So did New Zealand officials mislead the European Parliament? When asked, Barnao will only say: “I’m sure that we have managed the process very tightly.”
Either way, the government’s assurances about Imlay were enough to convince both Europe and the United States to accept meat processed under the new rules.
It helped that similar changes were under way in other countries. Both Australia and Canada have in recent years shifted to company inspection systems, and American firms are lobbying hard for the same.
To those driving the change, the standard, heavily regulated inspection systems seem like a relic of the past, defended only by trade unions that have failed to keep pace with the efficiencies of the modern world. Barnao describes the clash by saying that, among some inspectors, “there is still a sense of tradition versus innovation”.
In this context, it is hardly surprising that New Zealand’s export partners gave the new system their stamp of approval in 2012, and company inspection was rolled out to five plants. Barnao calls it a “very measured” approach.
The five plants were Imlay, and one plant from each of the big four firms: Manawatu Beef Packers (also Talley’s); Marlborough Meats in Blenheim (Anzco); Pareora, near Timaru (Silver Fern Farms); and Smithfields, also near Timaru (Alliance). The shift represented, in Kelvan Smith’s words, “probably the biggest change in meat inspection in 50 years”.
Evidence provided to Metro by government inspectors reveals it is not going well. They say they are being put under more pressure than ever not to report problems, and that some of their fellow inspectors are bowing to that pressure. (We have chosen not to name the individual plants, in order to avoid identifying the inspectors working there.)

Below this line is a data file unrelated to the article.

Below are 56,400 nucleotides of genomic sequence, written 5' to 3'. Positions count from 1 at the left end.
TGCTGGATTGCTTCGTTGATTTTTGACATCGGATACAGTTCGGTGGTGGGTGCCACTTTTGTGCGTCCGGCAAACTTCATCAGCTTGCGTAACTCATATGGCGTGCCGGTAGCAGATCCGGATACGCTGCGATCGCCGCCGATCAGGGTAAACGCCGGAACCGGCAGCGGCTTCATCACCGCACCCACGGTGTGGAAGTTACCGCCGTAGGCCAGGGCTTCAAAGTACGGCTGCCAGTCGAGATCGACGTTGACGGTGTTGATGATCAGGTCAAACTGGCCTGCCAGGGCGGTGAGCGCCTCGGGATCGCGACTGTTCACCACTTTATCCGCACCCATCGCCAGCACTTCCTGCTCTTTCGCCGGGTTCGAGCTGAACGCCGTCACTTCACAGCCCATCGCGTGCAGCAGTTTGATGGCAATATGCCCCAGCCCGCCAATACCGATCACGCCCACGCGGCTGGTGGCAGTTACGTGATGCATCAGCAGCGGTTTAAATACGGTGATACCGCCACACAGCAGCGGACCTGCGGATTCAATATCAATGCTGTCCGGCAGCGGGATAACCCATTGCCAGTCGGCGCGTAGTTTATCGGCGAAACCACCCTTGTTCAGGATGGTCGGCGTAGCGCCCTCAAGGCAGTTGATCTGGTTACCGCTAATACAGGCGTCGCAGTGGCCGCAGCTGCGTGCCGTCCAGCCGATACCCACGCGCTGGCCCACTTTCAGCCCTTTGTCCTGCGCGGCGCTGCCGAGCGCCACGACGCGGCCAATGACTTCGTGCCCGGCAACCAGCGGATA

Government inspectors say they are being put under more pressure than ever not to report problems.
Our informants have described their own observations and provided copies of official reports, detailing ongoing food-safety violations at the plants operating under company inspection. Many of the new company inspectors are unable to cope with the demands of the job, they claim, and are under intense pressure not to stop the chain. The remaining government inspectors are having to help them out, potentially endangering the quality of their own inspection. Dangerous diseases and defects are being missed in an atmosphere of increasing hostility towards independent inspection.
One government inspector told us the skill level of company-employed inspectors “varies greatly, from top ex-AQ staff to the newly qualified ex-labourers.” Other evidence provided to us of their inability to cope includes:
- “Company inspectors were observed passing heads with cancer eyes present.” When challenged, they attempted to claim this was acceptable, and had to be told this is “totally untrue”.
- “Towards the end of the season, shortcuts in viscera inspection were observed, in particular all co. [company] inspectors were observed not palpating the heart after making the incisions.” That’s an important procedure for picking up disease.
- Government inspectors were “continually” asked “to help out in their decision-making. It is apparent that some are not up to it.”
- Not reporting diseases to the government inspectors, as required.
- Performing adequately only when closely supervised, then, “as soon as our backs are turned, they revert to incomplete inspections”.
- Failing to keep up with the speed of the chain: “They are only able to do some of the procedures and often miss diseases and shit.”
In theory, the company inspectors should receive some kind of supervision from the Rover, who has oversight of the whole inspection process. But the Rover is away from the inspection area doing paperwork for at least 20 per cent of the working day.
Because there is no longer an inspector stationed at the end of the detain rail, there are no proper checks on whether the trimmers are removing contamination identified further up the line. The result? “During an SPCS check of 40 or 60 carcasses on detain each week,” records one inspector, “AQ regularly find [various diseases] missed by the qualified co. [company] detain trimmer.”